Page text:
Based on the Ed Gein case, a deranged rural farmer becomes a grave robber and murderer after the death of his possessive mother whom he keeps her corpse, among others, as his companions in his decaying farmhouse
If not for serial killer Ed Gein, the world of horror movies would be missing some of its most important films. Texas Chainsaw Massacre, Psycho, and Silence of the Lambs, just to name a few, are partially based and/or have characters based on the legacy of Plainfield, Wisconsin’s own “Mad Butcher.” Not to mention the influence his crimes have had on bands like Slayer and Ed Gein’s Car. But one movie that is often left out of the group is 1974’s Deranged. Directed by Jeff Gillen and Alan Ormsby (this is Gillen’s only role behind the camera, but Ormsby might sound familiar as the writer of the 1980’s re-make of Cat People as well as Children Shouldn’t Play With Dead Things), this movie is a direct reflection of the life of Ed Gein, from his mother’s death to his arrest. And as they say at the beginning of the film, only names and locations have been changed.
Deranged begins with Ezra Cobb, the film’s version of Ed Gein (played by Roberts Blossom, also known as Doc from Escape From Alcatraz and Marley from Home Alone), tending to his sick mother. She had a stroke and he lives with her at the family farm, taking care of her. She, on the other hand, goes back and forth between moaning about her impending doom and reminding Ezra that women are evil and spread disease. Then, as he feeds her a thick green soup, she starts bleeding profusely from the mouth and nose and, just like that, she is dead. At the funeral, a couple try and comfort the grieving son, saying she was a great woman, and Ezra tells them that she is only asleep. Being that she is only “asleep” in his mind, he takes care to keep the house tidy, especially her room. He writes his mother letters. He talks to her, and hears her talking back. One night, when she tells him that she wants to be at home, he proceeds to go to the graveyard, dig up her body, and do just that. He puts her to bed, but is saddened by her decomposition (she looks blue, much like the zombies from the original Dawn of the Dead). So he starts to research anatomy and taxidermy.
If you are at all familiar with the story of Ed Gein, you know exactly what to expect around nearly every corner of the film. If not, it is at this point that he begins to follow the obituaries and starts bringing home other freshly deceased women, as company for his mother, of course. But eventually even this is not enough, and he starts looking for real, living, breathing women to bring home (beginning with an attractive bar waitress played by Micki Moore).
Ed Gein, er, sorry, Ezra Cobb, who is often called “Ez” for short, is played perfectly by Roberts Blossom, and could be seen as a more simple predecessor of Otis from House of 1,000 Corpses. In fact, if Deranged were to be re-made as is Hollywood’s current trend, Bill Moseley would be an obvious choice in the role.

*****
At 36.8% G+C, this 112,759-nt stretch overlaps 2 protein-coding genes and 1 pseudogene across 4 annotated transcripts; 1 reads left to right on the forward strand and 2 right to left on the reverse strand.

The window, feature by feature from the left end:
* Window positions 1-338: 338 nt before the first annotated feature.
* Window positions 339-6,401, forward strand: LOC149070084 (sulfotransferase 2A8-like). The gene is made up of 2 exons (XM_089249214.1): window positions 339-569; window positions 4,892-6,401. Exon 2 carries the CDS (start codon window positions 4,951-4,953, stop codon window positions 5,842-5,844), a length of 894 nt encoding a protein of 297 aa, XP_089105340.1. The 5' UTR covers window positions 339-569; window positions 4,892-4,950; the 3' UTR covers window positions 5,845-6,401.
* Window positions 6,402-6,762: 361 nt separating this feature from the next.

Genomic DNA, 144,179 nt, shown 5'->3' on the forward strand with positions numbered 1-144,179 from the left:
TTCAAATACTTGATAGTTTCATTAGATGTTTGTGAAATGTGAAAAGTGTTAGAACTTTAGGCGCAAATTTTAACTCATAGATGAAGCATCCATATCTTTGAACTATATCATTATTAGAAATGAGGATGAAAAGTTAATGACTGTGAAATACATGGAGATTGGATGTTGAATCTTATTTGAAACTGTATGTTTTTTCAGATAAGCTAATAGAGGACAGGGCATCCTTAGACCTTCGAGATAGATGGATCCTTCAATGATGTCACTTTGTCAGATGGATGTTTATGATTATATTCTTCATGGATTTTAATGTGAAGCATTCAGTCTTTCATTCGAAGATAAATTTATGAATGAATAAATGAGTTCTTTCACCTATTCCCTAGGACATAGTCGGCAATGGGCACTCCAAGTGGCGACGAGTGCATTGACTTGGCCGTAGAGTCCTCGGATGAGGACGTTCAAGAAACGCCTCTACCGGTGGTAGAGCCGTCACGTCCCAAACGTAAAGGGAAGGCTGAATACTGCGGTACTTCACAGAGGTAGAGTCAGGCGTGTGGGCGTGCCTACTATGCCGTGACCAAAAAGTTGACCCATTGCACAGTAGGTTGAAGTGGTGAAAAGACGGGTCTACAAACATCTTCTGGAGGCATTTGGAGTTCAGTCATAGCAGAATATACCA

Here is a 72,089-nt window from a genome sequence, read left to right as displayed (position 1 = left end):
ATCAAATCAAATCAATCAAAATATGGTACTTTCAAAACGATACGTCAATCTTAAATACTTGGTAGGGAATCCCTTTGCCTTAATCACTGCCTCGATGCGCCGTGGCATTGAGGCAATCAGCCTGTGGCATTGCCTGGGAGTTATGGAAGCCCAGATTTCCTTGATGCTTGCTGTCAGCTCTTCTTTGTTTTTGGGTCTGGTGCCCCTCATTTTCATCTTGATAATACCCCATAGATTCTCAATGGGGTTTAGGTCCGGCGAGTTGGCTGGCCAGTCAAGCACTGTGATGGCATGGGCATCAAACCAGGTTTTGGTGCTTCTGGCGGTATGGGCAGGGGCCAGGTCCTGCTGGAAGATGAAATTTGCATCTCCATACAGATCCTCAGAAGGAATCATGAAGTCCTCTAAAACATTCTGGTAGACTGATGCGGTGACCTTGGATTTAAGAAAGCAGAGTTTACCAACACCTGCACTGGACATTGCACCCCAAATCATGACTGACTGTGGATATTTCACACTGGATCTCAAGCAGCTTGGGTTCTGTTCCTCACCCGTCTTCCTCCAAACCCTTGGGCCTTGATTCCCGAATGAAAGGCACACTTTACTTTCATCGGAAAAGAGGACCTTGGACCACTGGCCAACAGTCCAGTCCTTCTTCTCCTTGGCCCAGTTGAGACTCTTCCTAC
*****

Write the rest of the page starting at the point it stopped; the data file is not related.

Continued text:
Deranged isn’t an action packed movie, or the type of horror movie packed will scares. There is some gore, with very Blood Sucking Freaks-like red-paint blood. But the idea of a dining room table occupied by a variety of decomposing corpses (an idea that was expanded on in the original Texas Chainsaw Massacre and, years later, in a reanimated kind of way in Dead Alive) and a host who wears torn off flesh as a type of body suit is more than a little unsettling. There are a couple truly creepy moments in this film.
While much of the movie is fascinating for any fan of 1970’s horror or any Ed Gein enthusiast, it does have a couple less-than-stellar moments. Throughout the movie, a reporter/narrator (played by Les Carlson, Barry from Videodrome) appears on screen or in overdubbed vocals to move the story forward. While this gives a little extra exposition that the story itself may not have been able to explain in detail, for the most part this character is unnecessary. In another scene, one which seems to go on for far too long, Ezra goes to the apartment of his mother’s old friend Maureen Selby (a woman his mother said he could trust because “she is fat”). They chat about talking to the dead, and end up joining each other for a séance that turns awkward.
This is yet another in a long line of horror films from the 1970’s in which the fear is more psychological than in-your-face, and the creepy organ theme throughout the film only adds to that fear. The acting is good, performed by a well put together cast (and incidentally, a cast that shares no fewer than six cast members with the original Black Christmas). You’ve already seen what Tobe Hooper and Alfred Hitchcock have done with the legend of Ed Gein, now it’s time to watch the most factual based, fictional Ed Gein film out there.
Deranged: The Confessions of a Necrophile (1974)